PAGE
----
Violent beatdowns at the privately run Idaho Correctional Center appear to have subsided in recent weeks, in the wake of a class-action lawsuit against the prison and shakeup of prison leadership, according to documents obtained by Boise Weekly.
The prison reported 17 inmate-on-inmate assaults in January and 15 in February, according to a tally of incident reports filed with the Idaho Department of Correction. But there were only nine assaults reported in March and only four since warden Phillip Valdez and assistant warden Daniel Prado were replaced on March 17.
A spokesman for Corrections Corporation of America, the Nashville, Tenn.-based company that manages ICC, Idaho's largest prison, has repeatedly declined to comment on the situation at the prison, citing the lawsuit.
But Idaho lawmakers are troubled by the levels of violence and accusations in the American Civil Liberties Union lawsuit that assaults at ICC were perpetrated with the full knowledge of--even collusion by--guards.
"If those things actually happened at ICC, I was not aware of it and I don't think anybody in the Legislature was aware of it," said Republican Rep. Leon Smith of Twin Falls, co-chairman of the House Judiciary Committee. "If it's proven that they did those things, then they are going to pay big penalties."
Democratic Rep. Grant Burgoyne of Boise went even further, likening CCA to the actions of private military contractors in Iraq.
"I believe that it is not appropriate, when it comes to the incarceration of people, that that be outsourced to a private contractor," Burgoyne said. "There are certain core government services that should be carried out by government officials."
IDOC carried a bill through the Idaho Legislature earlier this year that gives IDOC Director Brent Reinke more authority to quell serious disturbances and riots at the privately run prison and to quell "affrays and insurrections" as well. Several lawmakers noted the timing of the bill, which was introduced just before the ACLU lawsuit was filed, but a spokesman for IDOC said there was no connection.
"Our intent with the new legislation is to give the director statutory authority to intervene and quell a serious disturbance," said prisons spokesman Jeff Ray. "We can't say what the legislative intent was when they used the word 'affray.'"
An affray is a fight between two or more people in a public place. Monica Hopkins, executive director of the ACLU of Idaho, said that the bill is a step in the right direction, but does not affect the lawsuit.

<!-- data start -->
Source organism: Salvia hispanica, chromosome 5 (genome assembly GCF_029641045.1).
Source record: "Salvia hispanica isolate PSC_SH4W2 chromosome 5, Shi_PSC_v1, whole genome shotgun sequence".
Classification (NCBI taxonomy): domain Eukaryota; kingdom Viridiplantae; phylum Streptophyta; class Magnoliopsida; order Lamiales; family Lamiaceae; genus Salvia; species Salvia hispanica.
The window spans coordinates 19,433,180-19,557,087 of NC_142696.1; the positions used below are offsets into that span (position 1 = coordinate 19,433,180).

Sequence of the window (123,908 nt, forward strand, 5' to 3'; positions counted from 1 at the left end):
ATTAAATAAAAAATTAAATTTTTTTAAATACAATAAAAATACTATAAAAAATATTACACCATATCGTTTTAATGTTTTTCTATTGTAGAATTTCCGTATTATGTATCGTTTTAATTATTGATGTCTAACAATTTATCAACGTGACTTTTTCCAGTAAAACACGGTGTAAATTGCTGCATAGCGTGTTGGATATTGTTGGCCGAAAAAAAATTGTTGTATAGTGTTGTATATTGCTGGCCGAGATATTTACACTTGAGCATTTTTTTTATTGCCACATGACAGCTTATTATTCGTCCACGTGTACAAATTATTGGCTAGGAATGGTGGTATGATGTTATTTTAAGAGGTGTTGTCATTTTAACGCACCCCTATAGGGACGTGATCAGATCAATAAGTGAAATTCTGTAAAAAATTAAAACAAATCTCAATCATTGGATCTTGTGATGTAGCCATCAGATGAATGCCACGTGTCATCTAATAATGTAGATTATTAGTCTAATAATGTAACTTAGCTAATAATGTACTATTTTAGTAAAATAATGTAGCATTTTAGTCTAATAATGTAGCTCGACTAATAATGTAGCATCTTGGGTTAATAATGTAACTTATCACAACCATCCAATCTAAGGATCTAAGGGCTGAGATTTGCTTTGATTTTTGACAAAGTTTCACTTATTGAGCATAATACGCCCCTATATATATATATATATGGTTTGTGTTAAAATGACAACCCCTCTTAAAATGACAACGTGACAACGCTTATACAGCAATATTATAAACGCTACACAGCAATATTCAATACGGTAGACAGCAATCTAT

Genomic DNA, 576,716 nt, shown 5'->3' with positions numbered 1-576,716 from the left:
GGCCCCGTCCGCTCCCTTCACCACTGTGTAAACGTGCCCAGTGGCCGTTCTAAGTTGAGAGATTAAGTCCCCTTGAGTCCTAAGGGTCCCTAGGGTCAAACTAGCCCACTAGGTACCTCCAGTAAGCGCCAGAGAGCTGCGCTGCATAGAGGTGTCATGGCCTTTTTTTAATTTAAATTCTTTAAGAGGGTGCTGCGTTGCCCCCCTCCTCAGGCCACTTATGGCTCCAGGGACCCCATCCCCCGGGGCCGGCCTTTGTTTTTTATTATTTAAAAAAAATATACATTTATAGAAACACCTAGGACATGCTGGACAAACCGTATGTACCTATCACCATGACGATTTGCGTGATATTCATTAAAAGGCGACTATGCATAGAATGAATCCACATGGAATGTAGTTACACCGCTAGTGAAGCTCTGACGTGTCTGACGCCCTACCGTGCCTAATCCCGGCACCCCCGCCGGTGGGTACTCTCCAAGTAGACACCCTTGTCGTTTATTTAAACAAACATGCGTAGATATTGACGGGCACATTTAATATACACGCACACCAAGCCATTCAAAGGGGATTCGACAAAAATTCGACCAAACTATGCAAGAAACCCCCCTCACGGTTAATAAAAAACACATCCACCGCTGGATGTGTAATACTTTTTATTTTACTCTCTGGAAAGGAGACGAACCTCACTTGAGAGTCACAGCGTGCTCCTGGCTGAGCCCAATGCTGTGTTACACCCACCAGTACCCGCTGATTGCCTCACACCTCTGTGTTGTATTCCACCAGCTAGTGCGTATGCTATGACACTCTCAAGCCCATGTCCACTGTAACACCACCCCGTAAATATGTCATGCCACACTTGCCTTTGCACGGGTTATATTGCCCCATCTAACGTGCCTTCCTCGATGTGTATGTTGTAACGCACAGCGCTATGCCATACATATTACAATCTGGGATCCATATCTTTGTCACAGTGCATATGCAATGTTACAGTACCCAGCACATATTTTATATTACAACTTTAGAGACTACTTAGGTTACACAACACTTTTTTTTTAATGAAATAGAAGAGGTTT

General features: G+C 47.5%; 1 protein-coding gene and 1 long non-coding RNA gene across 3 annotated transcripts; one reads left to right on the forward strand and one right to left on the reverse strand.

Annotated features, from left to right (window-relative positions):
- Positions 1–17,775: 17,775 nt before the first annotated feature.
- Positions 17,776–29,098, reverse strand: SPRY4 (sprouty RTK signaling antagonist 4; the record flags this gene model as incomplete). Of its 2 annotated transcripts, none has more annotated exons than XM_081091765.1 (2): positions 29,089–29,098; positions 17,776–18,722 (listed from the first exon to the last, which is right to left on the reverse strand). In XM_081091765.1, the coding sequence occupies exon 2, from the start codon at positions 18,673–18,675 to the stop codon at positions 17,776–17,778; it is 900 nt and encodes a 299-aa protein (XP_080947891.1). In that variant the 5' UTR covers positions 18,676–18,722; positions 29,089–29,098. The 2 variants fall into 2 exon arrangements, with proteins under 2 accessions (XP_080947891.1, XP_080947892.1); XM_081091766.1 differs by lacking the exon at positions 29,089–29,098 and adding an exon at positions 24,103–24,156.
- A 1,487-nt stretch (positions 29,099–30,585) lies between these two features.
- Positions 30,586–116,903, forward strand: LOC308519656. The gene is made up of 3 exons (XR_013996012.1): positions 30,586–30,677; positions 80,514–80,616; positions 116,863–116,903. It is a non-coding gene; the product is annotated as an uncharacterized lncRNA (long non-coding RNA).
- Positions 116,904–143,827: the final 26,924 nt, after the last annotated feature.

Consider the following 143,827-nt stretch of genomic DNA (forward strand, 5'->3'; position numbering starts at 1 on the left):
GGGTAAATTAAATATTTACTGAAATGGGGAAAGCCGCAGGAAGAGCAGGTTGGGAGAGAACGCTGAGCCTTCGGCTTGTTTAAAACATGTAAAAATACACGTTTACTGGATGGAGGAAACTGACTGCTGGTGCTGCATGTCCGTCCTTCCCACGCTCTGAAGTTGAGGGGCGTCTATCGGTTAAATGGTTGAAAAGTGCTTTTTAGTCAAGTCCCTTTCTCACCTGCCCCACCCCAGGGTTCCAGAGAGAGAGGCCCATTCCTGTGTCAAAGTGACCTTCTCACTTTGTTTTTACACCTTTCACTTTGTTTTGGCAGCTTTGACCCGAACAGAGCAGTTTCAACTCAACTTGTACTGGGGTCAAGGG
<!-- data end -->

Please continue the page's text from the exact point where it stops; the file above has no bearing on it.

"I think IDOC has stepped up to the plate and they have known that something is going on out there, because the bill is bringing them into compliance with what the federal court will already tell them," she said.
The ACLU lawsuit details 23 serious assaults at ICC, going back to November 2006, all of which, the attorneys allege, were preventable. There were at least 43 inmate fights at ICC since Jan. 1 of this year, according to incident reports obtained by Boise Weekly through a public information request to IDOC.
The Ada County Sheriff's Office was called only four times for inmate battery investigations in that same time period, according to public information officer Andrea Dearden, though there were other investigations for drugs found at the prison and for an assault on two staff members.
• On Jan. 18, sheriff's deputies investigated the severe beating of Hanni Elabed, who has filed a separate, $25 million claim against ICC and the state. The Ada County Prosecutor's Office intends to file charges against the inmate who beat him, according to Elabed's brother.
• On Jan. 24, prison officials called the Sheriff's Office, but deputies declined to investigate a battery report from a fight that may have occurred three days prior.
• On Jan. 26, deputies investigated an assault on two prison staff members and forwarded charges to the prosecutor.
• On March 1, deputies investigated a fight with a weapon--described by prison officials as a "sharpened edged weapon"--but the weapon was never recovered.
• And on March 10, deputies investigated at least three fights that broke out in separate areas of the prison simultaneously.
Also since Jan. 1, ICC officials discovered marijuana four times, bags of homemade alcohol in a shower, meth and at least two shanks.
Idaho Gov. C. L. "Butch" Otter, through a spokesman, declined comment on the ACLU lawsuit, but his attorney, David Hensley, said Otter and IDOC are concerned about staff and prisoner safety at ICC, as at any prison.
"This situation, like any previous situation, warrants our concern, and we've been looking at that," Hensley said.
In 2007 and 2008, Otter proposed allowing more privately run prisons to be built in Idaho, but faced resistance from the Legislature, in part out of concern that out-of-state inmates would be housed here. Since the privatization bill died in 2008, Idaho's prison bed shortage has waned. Hundreds of inmates housed in other states have been returned to Idaho, some now housed in a new wing at ICC. Otter has not revived the idea of allowing privately owned and run lockups.
"The governor has been looking at cost effective ways to address the trends and recently we have seen the trends either stagnant or, in the last few months, we've even seen a decrease," Hensley said.
But for Hanni Elabed's family, the lack of transparency and public oversight at the private prison is inexcusable.
Elabed's older brother, Zahe Elabed, said guards put his brother in a cell with white supremacists despite threats against his Arab heritage, failed to notify his parents when he was left convulsing on the floor after being beaten against a wall and stomped more than 30 times, would not allow family visits or provide information on his condition over the phone and were rude.
"I think they need to do away with it, I think it's really unfair for any prisoner to be in there now," Zahe Elabed said. "You have to be a gladiator to survive in there."